Transforming the digital experience of the existing website into a new responsive site, helping customers to self-serve better.
Severn Trent (FTSE 100) is a major water company in the UK. They supply freshwater and treat sewage for around 8 million people living in the Midlands of England and also a small area of Wales. The purpose of the project was to transform the old website into a new responsive site that improves customer self-service and reduces the number of calls to the call center. The new system would also be built on Adobe Experience Manager, allowing the client to create and manage content easier. The project involved a discovery phase of 6 weeks and a delivery phase of ten 2-week sprints.
Me – UX / Visual Design
Tanya – Lead UX Design
Amrit – Lead Visual Design
Estelle – UX Design
Mark – UX Design
The 6 week discovery phase focused on 5 key user journeys:
User research with the client and customers was carried out to understand business and user needs. The insights from this research were synthesised to create personas, empathy maps and cognitive models that would inform design.
We were able to gain a good level of understanding about the issues users faced with the current site but sometimes it is hard to really appreciate the frustration or anxiety customers have during an interview. We decided to spend a day in the customer service center to speak with call center staff and listen in on calls. We were able to hear first-hand the problems customers have and observe how the staff tried to resolve these problems.
The key problem customers called in about were:
3 personas were created from data collected from the research phase, each with varying wants and needs.
Each sprint involved understanding customer pain points, evaluating how the existing system currently served customers’ goals, concept creation and rapidly testing prototypes. We worked closely with the client to co-create new solutions that were aligned with the business goals and customer desirability.
We started by sketching out initial designs ideating around the key issues we identified. These were then progressed into lo-fidelity wireframes for the end to end journeys.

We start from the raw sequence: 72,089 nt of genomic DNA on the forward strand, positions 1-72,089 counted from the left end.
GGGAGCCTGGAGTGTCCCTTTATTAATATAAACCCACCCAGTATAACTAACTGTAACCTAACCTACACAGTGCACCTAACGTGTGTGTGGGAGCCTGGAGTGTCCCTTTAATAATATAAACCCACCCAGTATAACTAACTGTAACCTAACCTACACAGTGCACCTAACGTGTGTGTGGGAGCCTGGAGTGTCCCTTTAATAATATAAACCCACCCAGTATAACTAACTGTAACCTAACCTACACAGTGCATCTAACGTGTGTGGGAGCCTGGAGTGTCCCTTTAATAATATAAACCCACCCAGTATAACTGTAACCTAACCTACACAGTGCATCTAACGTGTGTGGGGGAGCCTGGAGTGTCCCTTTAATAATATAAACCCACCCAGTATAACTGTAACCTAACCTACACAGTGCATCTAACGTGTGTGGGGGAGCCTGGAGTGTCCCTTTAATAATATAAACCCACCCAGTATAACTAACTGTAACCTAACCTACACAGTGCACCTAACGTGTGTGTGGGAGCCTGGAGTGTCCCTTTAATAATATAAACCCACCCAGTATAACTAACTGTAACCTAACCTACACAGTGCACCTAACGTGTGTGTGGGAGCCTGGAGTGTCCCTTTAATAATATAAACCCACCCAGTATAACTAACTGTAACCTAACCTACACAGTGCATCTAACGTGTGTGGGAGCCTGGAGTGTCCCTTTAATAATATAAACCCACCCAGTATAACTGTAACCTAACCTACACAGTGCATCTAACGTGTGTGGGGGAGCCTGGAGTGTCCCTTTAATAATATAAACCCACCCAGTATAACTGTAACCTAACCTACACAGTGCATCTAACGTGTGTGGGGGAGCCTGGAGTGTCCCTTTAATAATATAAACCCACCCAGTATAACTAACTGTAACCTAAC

Functional prototypes were developed for the to-be solutions and tested against the as-is system. The client hired an external company to conduct the usability testing, with the team sitting in to note take.
Findings from the testing were fed back into the design process and helped us to iterate and make design improvements that were human-centered. Some of the key findings included:
We were particularly interested in the struggle that people had with reading and entering water meter readings. The current site, along with most competitor websites used a plain textfield, with no front-end validation, and let you enter any length of alpha-numeric input. There were often instructions on how to read and enter a meter reading (as shown in the following images) but this often left customers quite confused.
We summarised key observations for entering a water meter reading:
We found that we could not rely on instructions alone for getting people to enter data correctly. Instructions can also be missed or not understood. The lack of online validation meant that customers continued to enter numbers in hope that this would be more accurate.
Web forms that require user input should map to how people think and behave. They should help guide them naturally, in context, and should accommodate for human error.
The concept of using the camera on a phone to scan a meter reading was discussed, however it was not technically feasible to implement at this stage. We still needed a universal way of doing it. We explored multiple concepts.
Use restricted keyboard input to not allow text or symbols to be entered, only numbers. After five numbers (max.) had been entered, if the user tries to enter a 6th number, then a decimal point is added (.) and it makes all numbers after this red. Only three red numbers can be entered (maximum of 5 black and 3 red). If a user enters less than four black numbers, it displays a message telling the user what they need to do. If a user enters less than 5 numbers then they are reminded to check if their reading begins with a zero and it does then they should include this too.
The delivery was split into two phases, where phase one was concentrated on the pre-authenticated areas of the site and phase two was focused on self-service. During the delivery phase, the team was co-located within the client’s head office to keep agile ways of working with the business, performing daily stand ups and weekly playbacks.